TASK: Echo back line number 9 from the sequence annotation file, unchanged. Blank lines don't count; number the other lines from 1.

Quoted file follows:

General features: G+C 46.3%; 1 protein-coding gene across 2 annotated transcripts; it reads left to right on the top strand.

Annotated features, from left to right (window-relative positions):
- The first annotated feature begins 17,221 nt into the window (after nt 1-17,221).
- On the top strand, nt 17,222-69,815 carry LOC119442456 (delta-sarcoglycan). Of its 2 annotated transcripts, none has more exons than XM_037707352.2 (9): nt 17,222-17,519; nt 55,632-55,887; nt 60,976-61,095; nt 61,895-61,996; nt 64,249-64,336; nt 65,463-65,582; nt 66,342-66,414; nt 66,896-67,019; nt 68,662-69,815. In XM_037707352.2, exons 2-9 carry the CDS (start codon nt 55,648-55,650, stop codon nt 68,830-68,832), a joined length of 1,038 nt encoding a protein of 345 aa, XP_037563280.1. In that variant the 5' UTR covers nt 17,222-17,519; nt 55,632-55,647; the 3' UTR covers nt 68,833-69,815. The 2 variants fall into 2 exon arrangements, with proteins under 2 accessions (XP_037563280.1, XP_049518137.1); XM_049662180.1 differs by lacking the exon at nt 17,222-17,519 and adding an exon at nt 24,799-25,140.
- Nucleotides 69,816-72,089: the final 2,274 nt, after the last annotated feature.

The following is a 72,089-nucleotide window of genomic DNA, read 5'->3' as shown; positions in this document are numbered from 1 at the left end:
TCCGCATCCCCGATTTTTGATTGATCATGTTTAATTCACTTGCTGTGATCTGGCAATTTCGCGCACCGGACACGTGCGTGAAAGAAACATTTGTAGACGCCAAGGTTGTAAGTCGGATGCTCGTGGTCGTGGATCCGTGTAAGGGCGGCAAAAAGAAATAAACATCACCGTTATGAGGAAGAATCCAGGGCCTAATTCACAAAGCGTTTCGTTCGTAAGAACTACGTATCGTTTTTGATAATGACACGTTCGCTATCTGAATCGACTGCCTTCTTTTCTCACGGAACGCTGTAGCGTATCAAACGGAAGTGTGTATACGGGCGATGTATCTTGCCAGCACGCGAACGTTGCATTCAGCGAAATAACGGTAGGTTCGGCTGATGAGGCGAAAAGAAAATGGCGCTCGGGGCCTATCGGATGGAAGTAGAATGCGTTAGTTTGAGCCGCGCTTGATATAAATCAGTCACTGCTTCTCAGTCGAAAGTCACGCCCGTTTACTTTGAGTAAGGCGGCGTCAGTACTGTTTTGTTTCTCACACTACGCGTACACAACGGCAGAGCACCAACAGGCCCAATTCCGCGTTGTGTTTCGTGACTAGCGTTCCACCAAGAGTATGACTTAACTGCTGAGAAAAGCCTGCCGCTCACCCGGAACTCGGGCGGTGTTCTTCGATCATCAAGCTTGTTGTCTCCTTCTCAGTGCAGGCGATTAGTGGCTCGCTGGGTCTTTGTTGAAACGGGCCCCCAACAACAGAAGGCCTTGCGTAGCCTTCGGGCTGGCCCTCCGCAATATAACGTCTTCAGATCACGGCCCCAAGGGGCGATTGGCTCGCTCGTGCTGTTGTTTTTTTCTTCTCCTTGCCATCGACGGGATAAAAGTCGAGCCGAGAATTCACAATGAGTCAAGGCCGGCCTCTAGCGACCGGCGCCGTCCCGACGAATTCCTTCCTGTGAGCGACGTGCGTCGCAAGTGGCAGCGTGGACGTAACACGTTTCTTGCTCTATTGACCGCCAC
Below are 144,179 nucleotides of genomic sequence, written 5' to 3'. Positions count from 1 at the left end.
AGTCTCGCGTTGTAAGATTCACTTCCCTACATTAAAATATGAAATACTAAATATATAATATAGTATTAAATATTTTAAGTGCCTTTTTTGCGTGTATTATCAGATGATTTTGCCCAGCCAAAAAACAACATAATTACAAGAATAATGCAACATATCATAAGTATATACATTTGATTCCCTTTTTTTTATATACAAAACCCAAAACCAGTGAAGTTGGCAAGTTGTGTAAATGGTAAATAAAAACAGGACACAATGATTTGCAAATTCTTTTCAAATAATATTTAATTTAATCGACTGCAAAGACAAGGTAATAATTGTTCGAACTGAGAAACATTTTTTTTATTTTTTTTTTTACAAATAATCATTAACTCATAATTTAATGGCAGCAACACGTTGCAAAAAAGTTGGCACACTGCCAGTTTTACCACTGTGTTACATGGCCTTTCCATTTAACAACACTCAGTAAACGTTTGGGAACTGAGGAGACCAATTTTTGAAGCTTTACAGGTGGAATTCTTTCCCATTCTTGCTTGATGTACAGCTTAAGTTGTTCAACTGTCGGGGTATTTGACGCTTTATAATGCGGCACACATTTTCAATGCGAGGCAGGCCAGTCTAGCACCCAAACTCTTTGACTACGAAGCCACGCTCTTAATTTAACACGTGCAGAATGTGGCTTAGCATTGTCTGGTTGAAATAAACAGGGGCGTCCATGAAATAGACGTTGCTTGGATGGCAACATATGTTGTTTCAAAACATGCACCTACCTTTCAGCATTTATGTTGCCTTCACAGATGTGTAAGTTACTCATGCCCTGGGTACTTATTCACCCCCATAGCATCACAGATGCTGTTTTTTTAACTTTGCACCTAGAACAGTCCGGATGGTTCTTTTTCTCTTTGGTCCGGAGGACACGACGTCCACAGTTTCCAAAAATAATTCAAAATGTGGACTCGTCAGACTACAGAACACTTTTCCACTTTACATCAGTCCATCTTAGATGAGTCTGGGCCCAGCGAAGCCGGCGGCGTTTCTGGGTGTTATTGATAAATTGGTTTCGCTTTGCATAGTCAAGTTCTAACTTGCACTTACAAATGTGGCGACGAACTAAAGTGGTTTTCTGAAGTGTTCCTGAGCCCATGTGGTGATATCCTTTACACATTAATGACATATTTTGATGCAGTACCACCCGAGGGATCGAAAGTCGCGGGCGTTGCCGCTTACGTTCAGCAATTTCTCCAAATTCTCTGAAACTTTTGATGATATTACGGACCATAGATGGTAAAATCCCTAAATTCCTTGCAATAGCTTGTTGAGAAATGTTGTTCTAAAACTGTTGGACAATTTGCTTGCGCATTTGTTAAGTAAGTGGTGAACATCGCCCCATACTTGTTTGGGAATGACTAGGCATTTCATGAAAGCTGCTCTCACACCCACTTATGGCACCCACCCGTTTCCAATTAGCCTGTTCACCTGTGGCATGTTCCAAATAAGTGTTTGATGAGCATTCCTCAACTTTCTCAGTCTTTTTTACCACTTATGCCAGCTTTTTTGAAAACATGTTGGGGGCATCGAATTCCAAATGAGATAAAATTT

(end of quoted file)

AGTCTCGCGTTGTAAGATTCACTTCCCTACATTAAAATATGAAATACTAAATATATAATATAGTATTAAATATTTTAAGTGCCTTTTTTGCGTGTATTATCAGATGATTTTGCCCAGCCAAAAAACAACATAATTACAAGAATAATGCAACATATCATAAGTATATACATTTGATTCCCTTTTTTTTATATACAAAACCCAAAACCAGTGAAGTTGGCAAGTTGTGTAAATGGTAAATAAAAACAGGACACAATGATTTGCAAATTCTTTTCAAATAATATTTAATTTAATCGACTGCAAAGACAAGGTAATAATTGTTCGAACTGAGAAACATTTTTTTTATTTTTTTTTTTACAAATAATCATTAACTCATAATTTAATGGCAGCAACACGTTGCAAAAAAGTTGGCACACTGCCAGTTTTACCACTGTGTTACATGGCCTTTCCATTTAACAACACTCAGTAAACGTTTGGGAACTGAGGAGACCAATTTTTGAAGCTTTACAGGTGGAATTCTTTCCCATTCTTGCTTGATGTACAGCTTAAGTTGTTCAACTGTCGGGGTATTTGACGCTTTATAATGCGGCACACATTTTCAATGCGAGGCAGGCCAGTCTAGCACCCAAACTCTTTGACTACGAAGCCACGCTCTTAATTTAACACGTGCAGAATGTGGCTTAGCATTGTCTGGTTGAAATAAACAGGGGCGTCCATGAAATAGACGTTGCTTGGATGGCAACATATGTTGTTTCAAAACATGCACCTACCTTTCAGCATTTATGTTGCCTTCACAGATGTGTAAGTTACTCATGCCCTGGGTACTTATTCACCCCCATAGCATCACAGATGCTGTTTTTTTAACTTTGCACCTAGAACAGTCCGGATGGTTCTTTTTCTCTTTGGTCCGGAGGACACGACGTCCACAGTTTCCAAAAATAATTCAAAATGTGGACTCGTCAGACTACAGAACACTTTTCCACTTTACATCAGTCCATCTTAGATGAGTCTGGGCCCAGCGAAGCCGGCGGCGTTTCTGGGTGTTATTGATAAATTGGTTTCGCTTTGCATAGTCAAGTTCTAACTTGCACTTACAAATGTGGCGACGAACTAAAGTGGTTTTCTGAAGTGTTCCTGAGCCCATGTGGTGATATCCTTTACACATTAATGACATATTTTGATGCAGTACCACCCGAGGGATCGAAAGTCGCGGGCGTTGCCGCTTACGTTCAGCAATTTCTCCAAATTCTCTGAAACTTTTGATGATATTACGGACCATAGATGGTAAAATCCCTAAATTCCTTGCAATAGCTTGTTGAGAAATGTTGTTCTAAAACTGTTGGACAATTTGCTTGCGCATTTGTTAAGTAAGTGGTGAACATCGCCCCATACTTGTTTGGGAATGACTAGGCATTTCATGAAAGCTGCTCTCACACCCACTTATGGCACCCACCCGTTTCCAATTAGCCTGTTCACCTGTGGCATGTTCCAAATAAGTGTTTGATGAGCATTCCTCAACTTTCTCAGTCTTTTTTACCACTTATGCCAGCTTTTTTGAAAACATGTTGGGGGCATCGAATTCCAAATGAGATAAAATTT